Christopher Lloyd sez he's happy to let others take the bows

With hits so elusive in Hollywood, those lucky and talented enough to be associated with one can spend much of their time glad-handing and marinating in the glory, with enough award shows and celebratory events to occupy every spare moment.

Which makes Christopher Lloyd’s disappearing act all the more surprising.

Lloyd, the co-creator of two-time Emmy winner “Modern Family,” has become something of an invisible man, recognized as much for his absence as anything else. While his “Modern Family” partner Steve Levitan is one of those comedy writers who’s as glib and funny in person as his shows, Lloyd has stuck to the shadows, almost stubbornly so.

Pick the event: Emmys, the Golden Globes, the Writers Guild Awards — where every “Family” scribe except Lloyd delivered a one-liner from the stage — even a recent PaleyFest tribute, Lloyd has stayed away.

This is even more unusual in an era where social media has facilitated fan access to producers and heightened their public profiles — and the most dangerous patch of ground often seems to be between an Emmy-winning showrunner and a microphone. Perhaps that’s why Lloyd’s Greta Garbo routine seems so intriguing.

As the son of the late comedy-writing legend David Lloyd (“The Mary Tyler Moore Show,” including its famous “Chuckles the Clown” episode) and the recipient of a dozen Emmys — including a slew for “Frasier” — Lloyd can hardly profess to be a neophyte about the process, or the town.

Yet in an interview, he stressed the explanation is “not all that jazzy” and less about principle than self-awareness. He’s simply chosen not to participate.

“I’ve never enjoyed award shows, and I’ve never been particularly comfortable in the spotlight,” he said. “I knew I wasn’t really great at giving speeches and getting up in front of people … I’m not constitutionally made to enjoy this sort of thing.”

Some friends and colleagues, Levitan among them, have nevertheless prodded Lloyd to show up and take a bow, feeling he may not receive enough credit for his role in ABC’s signature comedy.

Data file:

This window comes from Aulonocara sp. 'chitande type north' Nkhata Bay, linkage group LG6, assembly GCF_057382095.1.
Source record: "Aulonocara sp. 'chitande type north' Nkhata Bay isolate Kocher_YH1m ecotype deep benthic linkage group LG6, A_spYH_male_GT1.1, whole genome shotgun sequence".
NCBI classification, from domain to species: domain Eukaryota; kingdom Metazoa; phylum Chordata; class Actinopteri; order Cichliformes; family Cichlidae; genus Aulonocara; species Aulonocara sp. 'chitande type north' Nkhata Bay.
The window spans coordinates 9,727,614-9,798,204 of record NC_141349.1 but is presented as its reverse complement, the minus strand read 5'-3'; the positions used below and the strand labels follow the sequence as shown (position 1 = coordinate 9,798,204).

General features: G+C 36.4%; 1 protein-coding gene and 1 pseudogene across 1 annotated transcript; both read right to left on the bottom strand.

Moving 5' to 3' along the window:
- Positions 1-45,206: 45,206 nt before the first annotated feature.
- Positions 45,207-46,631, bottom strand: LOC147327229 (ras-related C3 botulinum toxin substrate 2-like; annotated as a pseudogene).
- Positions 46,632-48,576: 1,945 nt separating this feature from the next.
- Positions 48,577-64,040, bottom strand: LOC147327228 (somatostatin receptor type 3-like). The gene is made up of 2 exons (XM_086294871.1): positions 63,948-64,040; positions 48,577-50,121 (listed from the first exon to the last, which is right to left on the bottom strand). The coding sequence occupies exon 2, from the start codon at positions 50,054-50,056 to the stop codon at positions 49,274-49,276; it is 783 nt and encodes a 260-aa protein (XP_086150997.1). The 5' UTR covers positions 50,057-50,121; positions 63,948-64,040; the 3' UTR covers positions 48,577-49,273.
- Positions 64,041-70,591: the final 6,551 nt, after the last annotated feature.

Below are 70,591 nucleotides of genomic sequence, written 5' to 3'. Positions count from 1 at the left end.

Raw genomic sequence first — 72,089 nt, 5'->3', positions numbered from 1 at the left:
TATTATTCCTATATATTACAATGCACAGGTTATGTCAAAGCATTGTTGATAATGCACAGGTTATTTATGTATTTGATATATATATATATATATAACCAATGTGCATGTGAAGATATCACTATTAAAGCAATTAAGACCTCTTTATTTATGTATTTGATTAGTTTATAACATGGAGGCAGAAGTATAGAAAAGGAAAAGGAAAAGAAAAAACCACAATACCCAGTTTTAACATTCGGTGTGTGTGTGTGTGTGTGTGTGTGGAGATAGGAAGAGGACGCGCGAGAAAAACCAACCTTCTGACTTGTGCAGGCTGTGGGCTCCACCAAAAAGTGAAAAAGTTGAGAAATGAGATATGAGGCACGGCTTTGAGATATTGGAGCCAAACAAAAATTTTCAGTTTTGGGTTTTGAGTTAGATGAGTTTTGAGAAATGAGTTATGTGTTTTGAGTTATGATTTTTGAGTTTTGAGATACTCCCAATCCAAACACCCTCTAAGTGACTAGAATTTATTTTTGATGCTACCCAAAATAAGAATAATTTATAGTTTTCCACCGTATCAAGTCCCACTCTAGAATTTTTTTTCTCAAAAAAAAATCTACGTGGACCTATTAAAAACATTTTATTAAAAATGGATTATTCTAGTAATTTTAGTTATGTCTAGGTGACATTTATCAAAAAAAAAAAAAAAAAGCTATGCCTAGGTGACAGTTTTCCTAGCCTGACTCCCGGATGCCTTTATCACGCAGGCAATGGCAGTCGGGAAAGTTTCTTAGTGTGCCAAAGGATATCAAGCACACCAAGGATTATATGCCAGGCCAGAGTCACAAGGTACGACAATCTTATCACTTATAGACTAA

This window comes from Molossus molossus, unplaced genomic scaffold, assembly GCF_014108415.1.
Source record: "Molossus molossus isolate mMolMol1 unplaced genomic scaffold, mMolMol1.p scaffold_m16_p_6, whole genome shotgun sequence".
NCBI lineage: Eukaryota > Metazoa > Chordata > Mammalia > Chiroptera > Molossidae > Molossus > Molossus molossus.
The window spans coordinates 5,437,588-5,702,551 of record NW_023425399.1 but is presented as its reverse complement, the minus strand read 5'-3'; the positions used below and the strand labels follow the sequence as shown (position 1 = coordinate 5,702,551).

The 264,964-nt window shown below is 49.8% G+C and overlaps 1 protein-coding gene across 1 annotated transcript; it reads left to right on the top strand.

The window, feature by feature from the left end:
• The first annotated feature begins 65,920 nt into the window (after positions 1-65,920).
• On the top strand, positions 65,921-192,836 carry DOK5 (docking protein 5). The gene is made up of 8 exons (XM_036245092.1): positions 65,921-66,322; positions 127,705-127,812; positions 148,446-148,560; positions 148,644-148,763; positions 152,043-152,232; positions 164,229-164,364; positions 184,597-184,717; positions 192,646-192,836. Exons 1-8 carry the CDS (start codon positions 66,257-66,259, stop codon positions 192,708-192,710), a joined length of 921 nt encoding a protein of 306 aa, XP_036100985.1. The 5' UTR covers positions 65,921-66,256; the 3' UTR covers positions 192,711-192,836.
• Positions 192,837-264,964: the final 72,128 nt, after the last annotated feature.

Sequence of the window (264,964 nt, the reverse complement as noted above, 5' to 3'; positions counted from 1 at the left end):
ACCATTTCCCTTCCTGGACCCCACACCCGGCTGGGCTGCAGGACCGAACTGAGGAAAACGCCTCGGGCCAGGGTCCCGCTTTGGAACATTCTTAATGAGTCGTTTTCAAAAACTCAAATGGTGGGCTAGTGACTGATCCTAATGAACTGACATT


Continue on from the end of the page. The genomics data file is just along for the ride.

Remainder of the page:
“I’ve encouraged that endlessly,” Levitan said. “I felt a little self-conscious accepting awards for the two of us without him there.”

Lloyd admits he’s occasionally flinched at things he’s seen omitting or overlooking him and even had “civilians” (or in Variety parlance, “non-pros”) express concern — of the “Were you sick?” variety — because he skipped an awards show. The industry being what it is, some have wondered about his low profile, which is why it seemed fair to broach the question at this point in “Family’s” gilded run, before the statuettes pile up any higher.

Still, if he’s “the forgotten partner” on the show, Lloyd noted it’s a problem of his own making and a nice one to have. As for Levitan receiving all the curtain calls at “Family” gatherings, Lloyd said, “If there’s one person who dreads them, and one who enjoys them, that’s a good division of responsibility.”

For his part, Levitan conceded the co-creators’ contrasting personalities have probably contributed positively to the show, but he added it wouldn’t be all bad to “have a couple more cocktails and relax at these things.”

Lloyd insists he isn’t trying to sound coy and humble and said he derives plenty of joy and fulfillment from working with the cast and crew. If anyone’s underappreciated, he suggested, it’s the rest of the writing staff, who are seldom mentioned individually and whose lives “have been strip-mined (for material) as rapaciously as mine has.”

Without wanting to sound ungrateful, Lloyd also called the nature of awards “a little bit sadistic” — from compelling people who aren’t performers to occupy center stage to a structure in which, with five or more nominees, at least 80% of the contenders leave disappointed.

“At a sporting event, only half the people go home unhappy,” he quipped.

So instead of the customary victory laps, Lloyd is content to watch performers and peers walk red carpets from a distance. As for what goes through his mind at those times, he said, “That’s where they’re supposed to be, and I have a place where I’m supposed to be.”

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